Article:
You would have never known that the inexperienced director at the helm would go on to make some of the greatest modern contributions to the sci fi canon. As I write this piece, James Cameron’s Avatar just picked up nine Oscar nominations (including, best pic & best director). The film has already claimed overall global box office records as it rapidly moves toward surpassing the U.S. domestic record holder Titanic. If Cameron claims it, successfully besting himself, he can conceivably put another ten-year gap between himself and his Hollywood competition. Moreover, Avatar is a technological masterwork, which if just a fraction of the buzz surrounding the affect of its innovation proves true, it will redefine movie going as we know it.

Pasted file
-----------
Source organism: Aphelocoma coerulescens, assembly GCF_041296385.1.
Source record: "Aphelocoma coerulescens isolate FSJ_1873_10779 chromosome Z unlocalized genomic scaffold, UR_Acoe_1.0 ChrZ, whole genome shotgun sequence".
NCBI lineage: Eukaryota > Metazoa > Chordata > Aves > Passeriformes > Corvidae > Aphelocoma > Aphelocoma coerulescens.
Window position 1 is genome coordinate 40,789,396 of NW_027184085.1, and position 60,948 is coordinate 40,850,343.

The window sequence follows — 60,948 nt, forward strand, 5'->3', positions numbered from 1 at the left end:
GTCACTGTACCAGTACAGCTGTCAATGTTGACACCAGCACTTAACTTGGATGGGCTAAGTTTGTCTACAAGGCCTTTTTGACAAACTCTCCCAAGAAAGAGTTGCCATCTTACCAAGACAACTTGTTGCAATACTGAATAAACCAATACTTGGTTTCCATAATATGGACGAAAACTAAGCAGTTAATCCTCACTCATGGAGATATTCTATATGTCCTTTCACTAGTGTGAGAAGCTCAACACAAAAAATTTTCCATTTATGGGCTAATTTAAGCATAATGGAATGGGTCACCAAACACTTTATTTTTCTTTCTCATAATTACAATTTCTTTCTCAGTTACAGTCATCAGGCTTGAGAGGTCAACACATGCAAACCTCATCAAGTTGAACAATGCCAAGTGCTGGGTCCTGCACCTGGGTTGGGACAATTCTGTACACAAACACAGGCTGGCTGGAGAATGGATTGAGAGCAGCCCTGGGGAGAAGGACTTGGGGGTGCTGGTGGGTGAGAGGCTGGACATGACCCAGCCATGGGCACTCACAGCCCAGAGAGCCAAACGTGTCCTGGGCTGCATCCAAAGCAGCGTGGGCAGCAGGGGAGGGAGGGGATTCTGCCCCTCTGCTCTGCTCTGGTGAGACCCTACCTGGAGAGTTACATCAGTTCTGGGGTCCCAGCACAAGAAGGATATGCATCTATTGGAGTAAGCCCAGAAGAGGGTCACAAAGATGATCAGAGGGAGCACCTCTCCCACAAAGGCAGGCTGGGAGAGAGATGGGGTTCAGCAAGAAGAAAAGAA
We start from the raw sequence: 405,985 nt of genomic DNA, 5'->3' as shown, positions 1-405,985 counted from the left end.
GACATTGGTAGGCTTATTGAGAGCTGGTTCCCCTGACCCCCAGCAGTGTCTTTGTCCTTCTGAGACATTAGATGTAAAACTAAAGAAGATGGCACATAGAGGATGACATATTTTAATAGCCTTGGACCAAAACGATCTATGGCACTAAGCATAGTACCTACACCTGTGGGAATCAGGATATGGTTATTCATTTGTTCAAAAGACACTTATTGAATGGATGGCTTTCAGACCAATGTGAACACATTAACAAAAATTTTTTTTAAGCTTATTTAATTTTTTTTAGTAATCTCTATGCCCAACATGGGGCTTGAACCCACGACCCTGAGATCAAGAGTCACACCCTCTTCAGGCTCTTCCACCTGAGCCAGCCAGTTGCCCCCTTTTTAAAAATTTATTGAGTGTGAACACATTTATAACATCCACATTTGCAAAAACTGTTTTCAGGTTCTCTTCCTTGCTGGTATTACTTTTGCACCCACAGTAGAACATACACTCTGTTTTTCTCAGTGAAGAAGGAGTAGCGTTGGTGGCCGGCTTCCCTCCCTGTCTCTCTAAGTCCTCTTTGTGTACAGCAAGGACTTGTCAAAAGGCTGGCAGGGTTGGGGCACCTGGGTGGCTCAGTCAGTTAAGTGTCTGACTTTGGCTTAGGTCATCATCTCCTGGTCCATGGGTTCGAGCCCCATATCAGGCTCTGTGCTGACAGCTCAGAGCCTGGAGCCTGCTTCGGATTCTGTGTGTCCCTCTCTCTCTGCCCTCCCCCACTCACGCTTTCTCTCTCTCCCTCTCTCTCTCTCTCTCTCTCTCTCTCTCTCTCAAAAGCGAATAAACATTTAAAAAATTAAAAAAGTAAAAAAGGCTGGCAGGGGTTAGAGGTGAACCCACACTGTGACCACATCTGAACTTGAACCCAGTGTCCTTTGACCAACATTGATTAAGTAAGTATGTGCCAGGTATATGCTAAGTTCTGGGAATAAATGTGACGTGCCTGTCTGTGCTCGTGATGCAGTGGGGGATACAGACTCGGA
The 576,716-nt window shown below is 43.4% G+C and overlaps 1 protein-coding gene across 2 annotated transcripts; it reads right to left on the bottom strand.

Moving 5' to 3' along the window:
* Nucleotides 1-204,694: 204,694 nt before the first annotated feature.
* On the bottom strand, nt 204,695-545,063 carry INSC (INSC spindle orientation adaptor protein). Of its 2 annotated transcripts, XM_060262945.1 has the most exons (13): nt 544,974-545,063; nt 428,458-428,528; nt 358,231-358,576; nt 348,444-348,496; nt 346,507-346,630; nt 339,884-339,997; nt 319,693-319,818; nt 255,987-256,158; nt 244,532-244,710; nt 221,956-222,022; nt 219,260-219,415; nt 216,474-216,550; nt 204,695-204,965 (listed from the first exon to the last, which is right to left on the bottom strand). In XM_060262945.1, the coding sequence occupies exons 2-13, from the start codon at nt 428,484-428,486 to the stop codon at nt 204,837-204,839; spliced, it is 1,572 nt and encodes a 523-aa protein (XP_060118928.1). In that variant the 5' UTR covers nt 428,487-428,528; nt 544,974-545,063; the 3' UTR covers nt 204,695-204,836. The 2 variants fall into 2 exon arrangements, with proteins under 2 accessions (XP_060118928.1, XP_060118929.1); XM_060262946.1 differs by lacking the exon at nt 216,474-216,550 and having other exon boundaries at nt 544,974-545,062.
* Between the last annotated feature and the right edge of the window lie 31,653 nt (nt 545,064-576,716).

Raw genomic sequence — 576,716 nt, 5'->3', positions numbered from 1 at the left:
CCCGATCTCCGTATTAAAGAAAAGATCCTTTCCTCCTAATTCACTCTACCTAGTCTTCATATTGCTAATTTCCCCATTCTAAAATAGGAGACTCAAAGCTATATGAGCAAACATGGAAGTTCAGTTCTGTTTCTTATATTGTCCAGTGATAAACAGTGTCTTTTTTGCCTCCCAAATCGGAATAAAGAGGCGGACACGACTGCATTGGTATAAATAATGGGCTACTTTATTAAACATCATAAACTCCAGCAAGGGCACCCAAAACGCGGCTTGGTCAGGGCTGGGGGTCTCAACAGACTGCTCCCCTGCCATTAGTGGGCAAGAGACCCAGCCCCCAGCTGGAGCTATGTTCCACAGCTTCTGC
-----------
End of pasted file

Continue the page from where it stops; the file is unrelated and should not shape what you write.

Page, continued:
Beyond the lessons imparted by the film, Avatar is a lesson in failing well. If Cameron had thrown in the towel after Xenogenesis was trashed he would have never gone on to write & direct Terminator 1 & 2, Aliens or to redefine film as we know it! Cameron was able to use the footage to land his first industry job, turning what could have a career ending failure into the start of a legacy.

Here it is,  Cameron’s Xenogenesis, you’ll notice early prototypes for some of the Terminator technology:

Overcomplification Series (5 of 5): Play, Experiment & F**k up well

Goals are not a cure all for everything that ails you. They are not mana from heaven. They will not remove blemishes or clean red wine stains from white upholstery (unless your goals are to remove blemishes or clean red wine stains from white upholstery). As hard a sell as I have given goal setting, there are two points that should be made.

First, effort is required. The best-laid plans just lay there without work. It seems self-evident, but I still feel it need be said.